However big your company, knowing your areas of crisis susceptibility is vital.
Nothing could be further from the truth. BP’s preparations were extensive, in part because they are mandatory. Under the Oil Pollution Act of 1990, all oil companies are required to conduct annual drills, called PREP drills, along with local, state and federal agencies. Every three years they are required to conduct a worst case scenario drill, and every so often participate in a national exercise called the SONS or Spill of National Significance. BP took preparations exceptionally seriously, including the crisis communication side. It is true, that the combination of factors that led to a uncontrolled release a mile beneath the gulf surface was not properly contemplated.
And here is the real lesson to be learned: Don’t just drill the last big event. Use your imagination, no holds barred, to envision scenarios beyond anything you think possible. This was certainly one of those. The problem was not lack of preparation, but lack of imagination. I suspect most companies have that problem as well.
2. Manipulation (or lack of true knowledge) of the facts.
In the first stages of the crisis, the company went to the press saying that the spill was only to the tune of around 1,000 barrels a day. It turned out the stat was five times the amount, but even then, company spokespeople downplayed the figure.
Knowing the facts and taking time to confirm them is imperative if you’re going to face the press to speak about your crisis. It ensures credibility from the outset.
This is one of the greatest false accusations against BP and simply demonstrates lack of understanding of how the Oil Pollution Act works and how the Incident Command System works. Immediately after an event like this occurs (initially the event was the explosion on the platform, it was not until the platform was flooded with water and collapsed did the major spill occur) the ICS kicks in. Local, state and federal officials work directly with the Responsible Party (owner of the oil) and operate in a structure called Unified Command. UC has authority over everything, including releasing information. While all are equal, the FOSC (federal on-scene coordinator) is more equal than the others and if not satisfied can “federalize” the response. Together they are responsible for the release of information about the amount being spilled. The truth is initially the spill volume was limited for reasons I just mentioned and it was ultimately the Coast Guard Incident Commander who bore final authority for the release of the information. When BP was asked about this later, they commented that the spill volume didn’t matter in terms of the response because they treated it from the beginning as if it was unlimited. That’s the fact. They sent out a global call for all boom they could get their hands on.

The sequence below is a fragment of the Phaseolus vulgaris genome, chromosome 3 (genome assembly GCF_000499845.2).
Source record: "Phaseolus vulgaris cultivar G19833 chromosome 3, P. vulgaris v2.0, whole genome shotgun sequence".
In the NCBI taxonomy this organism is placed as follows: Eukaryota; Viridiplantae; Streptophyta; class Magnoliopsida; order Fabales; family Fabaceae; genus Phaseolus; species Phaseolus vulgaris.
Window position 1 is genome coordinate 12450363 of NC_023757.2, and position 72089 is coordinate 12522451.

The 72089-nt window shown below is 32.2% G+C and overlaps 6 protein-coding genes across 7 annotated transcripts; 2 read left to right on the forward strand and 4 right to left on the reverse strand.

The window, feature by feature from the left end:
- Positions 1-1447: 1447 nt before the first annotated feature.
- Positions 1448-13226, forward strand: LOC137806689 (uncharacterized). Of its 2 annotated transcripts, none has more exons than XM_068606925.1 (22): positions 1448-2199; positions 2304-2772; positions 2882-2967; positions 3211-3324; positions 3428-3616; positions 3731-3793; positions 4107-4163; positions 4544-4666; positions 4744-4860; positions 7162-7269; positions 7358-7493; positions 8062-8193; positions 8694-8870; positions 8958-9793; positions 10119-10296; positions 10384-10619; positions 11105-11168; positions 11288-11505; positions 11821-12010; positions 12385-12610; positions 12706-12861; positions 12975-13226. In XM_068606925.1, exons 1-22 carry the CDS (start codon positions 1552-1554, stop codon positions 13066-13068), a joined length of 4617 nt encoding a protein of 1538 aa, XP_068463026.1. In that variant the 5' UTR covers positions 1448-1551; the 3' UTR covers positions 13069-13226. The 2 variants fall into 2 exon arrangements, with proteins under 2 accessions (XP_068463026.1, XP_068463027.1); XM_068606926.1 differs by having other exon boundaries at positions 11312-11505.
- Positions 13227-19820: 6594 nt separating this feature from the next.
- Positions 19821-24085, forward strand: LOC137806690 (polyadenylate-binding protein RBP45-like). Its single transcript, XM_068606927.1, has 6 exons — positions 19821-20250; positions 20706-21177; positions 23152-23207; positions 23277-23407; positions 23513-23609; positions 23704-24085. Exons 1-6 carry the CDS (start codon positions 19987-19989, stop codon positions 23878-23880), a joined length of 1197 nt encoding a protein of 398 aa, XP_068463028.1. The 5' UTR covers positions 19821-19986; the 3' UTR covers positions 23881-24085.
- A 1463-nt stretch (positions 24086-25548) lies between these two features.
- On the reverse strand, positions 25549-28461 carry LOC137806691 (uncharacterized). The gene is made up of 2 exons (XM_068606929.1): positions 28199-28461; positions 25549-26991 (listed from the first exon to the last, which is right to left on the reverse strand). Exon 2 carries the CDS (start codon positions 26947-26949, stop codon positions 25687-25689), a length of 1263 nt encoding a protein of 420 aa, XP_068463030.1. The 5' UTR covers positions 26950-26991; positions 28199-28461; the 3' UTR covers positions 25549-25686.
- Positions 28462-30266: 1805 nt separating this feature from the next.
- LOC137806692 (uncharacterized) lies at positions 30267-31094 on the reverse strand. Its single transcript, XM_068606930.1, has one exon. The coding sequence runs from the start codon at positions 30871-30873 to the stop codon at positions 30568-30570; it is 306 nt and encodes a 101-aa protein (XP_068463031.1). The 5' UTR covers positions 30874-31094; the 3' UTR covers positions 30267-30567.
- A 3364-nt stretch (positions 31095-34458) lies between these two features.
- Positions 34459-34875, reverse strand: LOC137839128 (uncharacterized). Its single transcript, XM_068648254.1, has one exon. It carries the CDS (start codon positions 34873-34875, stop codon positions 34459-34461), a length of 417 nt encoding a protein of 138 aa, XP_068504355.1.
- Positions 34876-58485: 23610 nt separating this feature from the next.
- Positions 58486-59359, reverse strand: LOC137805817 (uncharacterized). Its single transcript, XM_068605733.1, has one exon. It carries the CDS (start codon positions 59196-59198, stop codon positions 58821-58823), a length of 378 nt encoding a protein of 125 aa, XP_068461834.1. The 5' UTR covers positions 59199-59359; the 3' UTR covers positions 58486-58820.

There are two real lessons to be learned here: 1) Be very cautious at the early stages about any characterization of the event because the media and others (such as commentators) will be quick to use any error here to undermine your credibility. A better example of underestimating and the high cost involved is the Cosco Busan spill. Here is was really underestimated with serious reputation consequences. 2) Correct the misreports. This story went out right away about BP underestimating the volume. One discussion I had with both government communicators and BP during the event was to be much more aggressive in pointing out and correcting wrong reports and conclusions. But that violates old PR rules and they were reluctant to do that. I am more convinced than ever, and this repeated “mistake” makes it clear, that fact checking is one of the most important responsibilities of a communicator.
3. Lack of compassion.
The comments of CEO Tony Hayward have certainly gone down in history. Lives had been lost in the crisis and the implications environmentally and economically were huge for many – but he wanted his “life back.”
This comment garnered disgust and annoyance from the press and the public. Choose your messaging and your spokesperson wisely.
This one is particularly irritating to me, probably because I knew a lot of the people involved. I know how they were hurting. I know the compassion and sorrow they felt for the loss of life and for the environmental damage. And I know how hard they tried to communicate that in an incredibly hostile media and political environment.
But, at the same time I used Tony Hayward’s quote and his subsequent loss of position often in presentations and writing to demonstrate the importance of always staying on message. But blaming this on an uncompassionate company and uncompassionate CEO is just plain wrong, and again misses some very important lessons.